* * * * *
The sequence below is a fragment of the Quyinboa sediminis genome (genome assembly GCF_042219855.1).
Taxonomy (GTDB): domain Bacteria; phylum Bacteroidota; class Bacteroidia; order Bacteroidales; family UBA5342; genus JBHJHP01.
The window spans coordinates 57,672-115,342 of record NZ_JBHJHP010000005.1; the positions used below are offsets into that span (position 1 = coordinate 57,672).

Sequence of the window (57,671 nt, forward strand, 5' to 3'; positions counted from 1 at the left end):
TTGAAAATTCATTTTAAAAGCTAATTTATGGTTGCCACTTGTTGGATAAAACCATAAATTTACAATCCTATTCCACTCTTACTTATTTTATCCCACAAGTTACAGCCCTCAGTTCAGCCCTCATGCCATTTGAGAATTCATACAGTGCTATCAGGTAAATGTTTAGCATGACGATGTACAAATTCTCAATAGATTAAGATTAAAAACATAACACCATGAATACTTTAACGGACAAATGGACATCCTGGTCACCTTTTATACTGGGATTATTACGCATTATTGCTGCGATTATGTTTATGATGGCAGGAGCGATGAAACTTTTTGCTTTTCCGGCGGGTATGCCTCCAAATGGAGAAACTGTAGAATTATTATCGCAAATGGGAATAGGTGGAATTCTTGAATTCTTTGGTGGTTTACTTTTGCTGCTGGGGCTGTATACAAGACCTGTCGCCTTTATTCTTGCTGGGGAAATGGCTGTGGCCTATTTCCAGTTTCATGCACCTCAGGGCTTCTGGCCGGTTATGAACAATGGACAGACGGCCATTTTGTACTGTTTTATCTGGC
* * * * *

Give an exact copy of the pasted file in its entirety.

The sequence below is a fragment of the Quyinboa sediminis genome (genome assembly GCF_042219855.1).
Taxonomy (GTDB): domain Bacteria; phylum Bacteroidota; class Bacteroidia; order Bacteroidales; family UBA5342; genus JBHJHP01.
The window spans coordinates 57,672-115,342 of record NZ_JBHJHP010000005.1; the positions used below are offsets into that span (position 1 = coordinate 57,672).

Sequence of the window (57,671 nt, forward strand, 5' to 3'; positions counted from 1 at the left end):
TTGAAAATTCATTTTAAAAGCTAATTTATGGTTGCCACTTGTTGGATAAAACCATAAATTTACAATCCTATTCCACTCTTACTTATTTTATCCCACAAGTTACAGCCCTCAGTTCAGCCCTCATGCCATTTGAGAATTCATACAGTGCTATCAGGTAAATGTTTAGCATGACGATGTACAAATTCTCAATAGATTAAGATTAAAAACATAACACCATGAATACTTTAACGGACAAATGGACATCCTGGTCACCTTTTATACTGGGATTATTACGCATTATTGCTGCGATTATGTTTATGATGGCAGGAGCGATGAAACTTTTTGCTTTTCCGGCGGGTATGCCTCCAAATGGAGAAACTGTAGAATTATTATCGCAAATGGGAATAGGTGGAATTCTTGAATTCTTTGGTGGTTTACTTTTGCTGCTGGGGCTGTATACAAGACCTGTCGCCTTTATTCTTGCTGGGGAAATGGCTGTGGCCTATTTCCAGTTTCATGCACCTCAGGGCTTCTGGCCGGTTATGAACAATGGACAGACGGCCATTTTGTACTGTTTTATCTGGC